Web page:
Tag: staycation

Why the Wirral village of Port Sunlight is built on a bar of soap

He was the Jeff Bezos of his day, a polymath who founded a business empire — built on soap.

Lord William Hesketh Lever [pictured above] built up the Lever Brothers business that made its home on the Wirral, founding the garden village of Port Sunlight in 1888.

I visited the village for a preview of SoapWorks, a new family visitor attraction opening May 26 — just in time for the May half-term holiday.

The museum explores the science behind soap through a series of hands-on exhibits.

“He chose soap with good reason,” says the gallery curator. “He saw the opportunity that soap could make people healthier and happier.”

Lord Lever was an early-adopter health and safety champion, providing better quality housing for his factory workers, although he was motivated by ensuring they didn’t miss a day at the factory.

The village is still home to the research arm of Unilever, the British multinational consumer goods company that grew out of Lever’s Sunlight Soap.

Art abuse

Afterwards, I headed to the nearby Lady Lever Art Gallery, founded by Lever for his wife, Elisabeth, in 1922.

The current exhibition, The Last Bohemian: Augustin John, explores works by the Tenby-born painter, who went on to study art in Liverpool.

John famously painted Lever’s portrait in 1920 but the then Lord Leverhulme found it unflattering, sparking a scandal when he cut out the head from the canvas.

When the story was leaked to the press, art students took to the streets of London to defend the artist’s right to capture Lever as he saw him.

The two sections were finally reunited in 1954 for a retrospective of John’s work at the Royal Academy.

Lever died a very rich man but, today, the gallery continues to explore his connections to the slave trade in the plan oil plantations of the Belgian Congo.

Maybe John captured something of the man after all.

How to spend a weekend on the Herefordshire Cider Circuit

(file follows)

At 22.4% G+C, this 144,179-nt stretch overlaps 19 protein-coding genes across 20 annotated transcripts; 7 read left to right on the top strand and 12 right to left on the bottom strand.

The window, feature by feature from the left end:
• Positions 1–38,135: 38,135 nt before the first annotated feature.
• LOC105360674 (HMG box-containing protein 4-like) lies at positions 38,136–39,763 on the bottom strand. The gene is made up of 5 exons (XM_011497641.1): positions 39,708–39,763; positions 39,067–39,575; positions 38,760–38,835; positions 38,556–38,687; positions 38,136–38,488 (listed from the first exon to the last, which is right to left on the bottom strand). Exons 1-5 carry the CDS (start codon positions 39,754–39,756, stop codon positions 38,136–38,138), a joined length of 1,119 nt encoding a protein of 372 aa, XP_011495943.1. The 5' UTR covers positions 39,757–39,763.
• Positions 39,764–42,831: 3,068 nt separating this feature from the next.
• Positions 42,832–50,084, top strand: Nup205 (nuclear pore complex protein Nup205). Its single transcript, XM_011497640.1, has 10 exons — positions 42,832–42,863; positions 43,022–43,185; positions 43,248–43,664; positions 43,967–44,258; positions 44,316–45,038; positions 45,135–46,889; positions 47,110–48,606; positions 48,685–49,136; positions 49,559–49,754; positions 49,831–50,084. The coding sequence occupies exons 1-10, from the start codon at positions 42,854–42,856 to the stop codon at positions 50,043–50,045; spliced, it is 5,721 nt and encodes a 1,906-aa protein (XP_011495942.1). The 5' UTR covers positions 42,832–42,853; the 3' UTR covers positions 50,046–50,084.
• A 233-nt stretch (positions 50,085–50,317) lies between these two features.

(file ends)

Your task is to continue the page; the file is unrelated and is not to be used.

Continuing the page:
National Apple Day had cider fans celebrating this week.

I joined in the spirit of the autumnal event with a short UK break in Herefordshire, following a newly launched Cider Circuit [pictured above] of orchards and producers.

It was great to be on assignment and having a change of scene in a safe, socially distanced way before new lockdowns loom.

Here’s a flavour of the feature:

Cider has been part of Herefordshire’s rural heritage since medieval times with local cider first exported to London in the 17th century as a fashionable alternative to wine.

In recent years, the cider market has been dominated by big brands, mass production and the rise of fruit-flavoured ciders

But a new generation of cider makers is now taking over, moving away from the cloudy-scrumpy-and-sandals image in favour of a premium product.

Read the full article in the i newspaper here.

Why my postcard from Llandudno has a taste of seaside nostalgia

It was a weekend of seaside nostalgia.

We took a trip to Llandudno last weekend to write a postcard from the North Walian resort for Telegraph Travel.

But it was also something of a personal journey.

I used to go to Llandudno on family holidays as a child — that’s me aged around five with my mum on the prom at the North Shore [pictured above].

This time I was back with my own two daughters for a UK seaside break after our original holiday plans were cancelled under lockdown.

But how would an old-school seaside resort shape up for two Tick Tock teens?

Here’s a taster of my story:

The collapse of air bridges has led to the North Wales coast enjoying a post-lockdown bonanza.

We find Landudno’s pebbly North Beach busy with rockpool paddlers, despite some rather menacing clouds over the Great Orme, and the cafés along Mostyn Street bustling with al-fresco diners seeking Cymru-sur-mer vibes.

“People are hungry for good food they don’t have to prepare and clean up afterwards,” says Michael Waddy, Executive Chef at the Empire Hotel.

Read the full story here.